THE number of Internet users in Malaysia jumped 35% last year to 5.7 million, making it South-East Asia’s
largest Internet centre.
Malaysia also ranks 8th among the most economically integrated nations in the 2003 World Globali-sation Index, compiled by the A.T Kearney/Foreign Policy Magazine Index. Overall too, Malaysia moved up 2 notches to 18 among 62 countries in the index that represents 85% of the world’s population.
The index was created two years ago to measure a country’s global links, from foreign direct investment to international travel, telephone traffic and internet servers.
This year, to determine the country’s ranking in global integration, several indicators including information technology (IT), finance, trade, personal communication, politics and travel were taken into consideration.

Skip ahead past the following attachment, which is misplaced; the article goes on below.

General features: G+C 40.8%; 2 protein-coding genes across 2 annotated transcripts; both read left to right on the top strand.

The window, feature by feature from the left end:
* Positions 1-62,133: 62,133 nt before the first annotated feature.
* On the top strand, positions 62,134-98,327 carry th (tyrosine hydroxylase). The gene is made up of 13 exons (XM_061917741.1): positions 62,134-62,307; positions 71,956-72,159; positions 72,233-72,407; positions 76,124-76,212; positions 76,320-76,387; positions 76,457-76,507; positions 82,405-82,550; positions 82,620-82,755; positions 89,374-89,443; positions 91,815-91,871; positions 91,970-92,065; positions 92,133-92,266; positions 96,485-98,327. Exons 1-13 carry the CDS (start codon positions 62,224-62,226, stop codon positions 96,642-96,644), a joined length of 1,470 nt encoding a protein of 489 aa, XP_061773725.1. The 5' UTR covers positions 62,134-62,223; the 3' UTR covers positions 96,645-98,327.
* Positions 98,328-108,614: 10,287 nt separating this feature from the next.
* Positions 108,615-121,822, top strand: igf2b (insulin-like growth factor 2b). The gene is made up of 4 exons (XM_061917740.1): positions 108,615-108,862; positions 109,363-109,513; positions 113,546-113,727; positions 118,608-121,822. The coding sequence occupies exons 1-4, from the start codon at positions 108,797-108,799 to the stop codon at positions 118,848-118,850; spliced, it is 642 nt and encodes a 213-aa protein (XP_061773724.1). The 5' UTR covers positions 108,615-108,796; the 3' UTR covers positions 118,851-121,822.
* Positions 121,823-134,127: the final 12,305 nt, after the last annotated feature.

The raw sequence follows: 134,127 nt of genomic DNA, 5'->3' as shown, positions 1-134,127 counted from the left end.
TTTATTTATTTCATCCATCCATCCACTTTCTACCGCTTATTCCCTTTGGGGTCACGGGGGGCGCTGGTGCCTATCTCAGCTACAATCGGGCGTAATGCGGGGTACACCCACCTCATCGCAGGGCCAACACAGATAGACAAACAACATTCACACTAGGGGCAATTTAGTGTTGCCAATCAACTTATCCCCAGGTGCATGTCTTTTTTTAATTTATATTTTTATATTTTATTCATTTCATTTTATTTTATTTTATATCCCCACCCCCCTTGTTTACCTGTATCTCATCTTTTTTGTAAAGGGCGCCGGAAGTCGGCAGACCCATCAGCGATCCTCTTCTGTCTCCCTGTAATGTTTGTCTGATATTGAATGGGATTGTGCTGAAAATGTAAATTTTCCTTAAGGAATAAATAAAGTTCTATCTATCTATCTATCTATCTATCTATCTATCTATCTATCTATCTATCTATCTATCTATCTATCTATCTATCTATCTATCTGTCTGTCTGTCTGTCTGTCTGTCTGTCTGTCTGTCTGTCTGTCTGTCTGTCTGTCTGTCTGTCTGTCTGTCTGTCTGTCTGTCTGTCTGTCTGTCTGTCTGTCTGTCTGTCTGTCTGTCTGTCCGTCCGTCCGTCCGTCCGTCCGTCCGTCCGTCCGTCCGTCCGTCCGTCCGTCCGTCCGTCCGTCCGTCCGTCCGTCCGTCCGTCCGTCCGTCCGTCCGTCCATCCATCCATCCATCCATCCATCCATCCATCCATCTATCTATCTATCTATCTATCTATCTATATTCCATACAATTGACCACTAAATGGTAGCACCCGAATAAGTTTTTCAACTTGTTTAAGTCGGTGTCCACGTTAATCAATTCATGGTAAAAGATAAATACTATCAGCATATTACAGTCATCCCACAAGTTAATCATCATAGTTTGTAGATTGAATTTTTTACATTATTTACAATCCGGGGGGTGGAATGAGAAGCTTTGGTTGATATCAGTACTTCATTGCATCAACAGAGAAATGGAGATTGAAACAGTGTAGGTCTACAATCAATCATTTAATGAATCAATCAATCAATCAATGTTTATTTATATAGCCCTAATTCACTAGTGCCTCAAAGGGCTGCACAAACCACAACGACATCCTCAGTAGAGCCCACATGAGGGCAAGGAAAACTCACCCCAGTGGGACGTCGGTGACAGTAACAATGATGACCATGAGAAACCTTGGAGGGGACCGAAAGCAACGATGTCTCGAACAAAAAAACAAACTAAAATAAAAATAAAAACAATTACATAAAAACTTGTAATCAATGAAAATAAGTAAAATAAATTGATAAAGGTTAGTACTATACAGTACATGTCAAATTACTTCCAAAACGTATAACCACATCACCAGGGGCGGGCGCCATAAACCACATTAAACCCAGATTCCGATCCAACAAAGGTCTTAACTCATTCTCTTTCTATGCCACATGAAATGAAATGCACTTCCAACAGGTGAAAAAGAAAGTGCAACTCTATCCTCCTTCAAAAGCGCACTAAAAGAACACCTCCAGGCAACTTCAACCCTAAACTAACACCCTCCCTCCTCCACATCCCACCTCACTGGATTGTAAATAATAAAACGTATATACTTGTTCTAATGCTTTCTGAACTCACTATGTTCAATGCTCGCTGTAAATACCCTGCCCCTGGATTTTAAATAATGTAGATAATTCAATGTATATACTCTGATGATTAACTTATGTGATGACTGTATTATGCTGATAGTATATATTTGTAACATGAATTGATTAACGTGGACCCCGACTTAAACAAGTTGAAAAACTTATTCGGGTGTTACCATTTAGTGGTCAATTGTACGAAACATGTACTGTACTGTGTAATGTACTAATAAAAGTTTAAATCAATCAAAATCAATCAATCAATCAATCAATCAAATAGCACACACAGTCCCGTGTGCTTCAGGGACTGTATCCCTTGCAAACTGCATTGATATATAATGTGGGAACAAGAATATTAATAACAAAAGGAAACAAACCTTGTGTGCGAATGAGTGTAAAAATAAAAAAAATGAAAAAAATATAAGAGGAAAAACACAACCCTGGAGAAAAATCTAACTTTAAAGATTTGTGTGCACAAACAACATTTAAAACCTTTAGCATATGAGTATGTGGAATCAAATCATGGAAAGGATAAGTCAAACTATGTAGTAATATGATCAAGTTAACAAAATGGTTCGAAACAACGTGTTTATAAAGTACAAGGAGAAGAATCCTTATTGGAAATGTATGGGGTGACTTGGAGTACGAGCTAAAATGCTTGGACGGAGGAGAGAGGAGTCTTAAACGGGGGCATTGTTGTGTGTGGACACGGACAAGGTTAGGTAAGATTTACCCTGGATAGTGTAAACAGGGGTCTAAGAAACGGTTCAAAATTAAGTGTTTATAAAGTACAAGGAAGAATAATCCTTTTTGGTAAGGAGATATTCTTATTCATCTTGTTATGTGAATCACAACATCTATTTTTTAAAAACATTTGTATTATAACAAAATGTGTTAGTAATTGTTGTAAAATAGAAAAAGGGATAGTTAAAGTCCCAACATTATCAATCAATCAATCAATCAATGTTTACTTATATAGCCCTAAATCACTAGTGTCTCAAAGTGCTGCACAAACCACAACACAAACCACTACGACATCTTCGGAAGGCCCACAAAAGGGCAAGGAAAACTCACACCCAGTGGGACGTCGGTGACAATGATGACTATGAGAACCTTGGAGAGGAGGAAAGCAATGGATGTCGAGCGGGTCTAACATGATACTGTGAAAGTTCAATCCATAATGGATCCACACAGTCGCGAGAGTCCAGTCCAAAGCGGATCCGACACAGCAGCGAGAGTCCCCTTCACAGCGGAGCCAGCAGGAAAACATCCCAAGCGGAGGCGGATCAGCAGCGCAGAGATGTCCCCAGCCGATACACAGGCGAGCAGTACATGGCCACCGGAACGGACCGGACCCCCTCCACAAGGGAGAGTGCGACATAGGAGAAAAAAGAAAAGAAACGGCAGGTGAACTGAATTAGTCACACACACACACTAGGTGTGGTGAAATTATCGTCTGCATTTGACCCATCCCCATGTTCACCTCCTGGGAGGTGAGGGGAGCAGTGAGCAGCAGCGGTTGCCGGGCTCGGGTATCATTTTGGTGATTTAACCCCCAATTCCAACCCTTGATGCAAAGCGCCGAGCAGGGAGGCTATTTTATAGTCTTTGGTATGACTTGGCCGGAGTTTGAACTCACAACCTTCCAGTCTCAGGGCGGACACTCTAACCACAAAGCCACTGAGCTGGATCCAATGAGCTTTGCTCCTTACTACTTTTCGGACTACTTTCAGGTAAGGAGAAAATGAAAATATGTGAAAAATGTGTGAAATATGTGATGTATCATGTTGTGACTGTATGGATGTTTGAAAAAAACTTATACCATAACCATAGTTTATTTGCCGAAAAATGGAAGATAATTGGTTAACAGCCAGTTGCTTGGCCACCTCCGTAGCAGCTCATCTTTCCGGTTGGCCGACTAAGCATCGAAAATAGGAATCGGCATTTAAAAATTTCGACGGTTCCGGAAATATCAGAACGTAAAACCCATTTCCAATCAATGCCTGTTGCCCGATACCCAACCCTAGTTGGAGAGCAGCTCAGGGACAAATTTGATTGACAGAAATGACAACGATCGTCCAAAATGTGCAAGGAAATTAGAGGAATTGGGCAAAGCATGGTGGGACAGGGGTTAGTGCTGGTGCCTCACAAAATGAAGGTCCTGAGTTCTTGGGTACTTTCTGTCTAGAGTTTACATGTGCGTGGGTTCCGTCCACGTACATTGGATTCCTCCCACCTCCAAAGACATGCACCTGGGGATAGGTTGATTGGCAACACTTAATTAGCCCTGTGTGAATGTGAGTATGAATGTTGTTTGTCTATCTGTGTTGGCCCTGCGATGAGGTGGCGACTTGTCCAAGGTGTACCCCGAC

In addition to giving each nation an overall score, there was a multifaceted view of the country’s level of globalisation integration by combining these indicators into four sub-categories: economic integration, technology, personal contact and political engagement.
The report said that among emerging markets, South-East Asia could again claim the title of world’s most economically integrated region, although its export-oriented economics took a beating in global trade, with exports falling more than 4%.
It said that as a share of gross domestic product, South-East Asian exports grew by more than 22 percentage points since 1995, a record no other region can match.
The report said that Malaysia and Singapore ranked among the top 10 most economically integrated nations in this year’s index.
Singapore dropped from 3rd to 4th place as both net foreign direct investment (FDI) inflows and total portfolio capital declined.
For the 2nd year in a row, Ireland ranks as the most globalised nation, with its strong portfolio capital flows and foreign investment, particularly in its high-tech industries.
The US ranks 11th, a place it maintains because of its strength in technology indicators.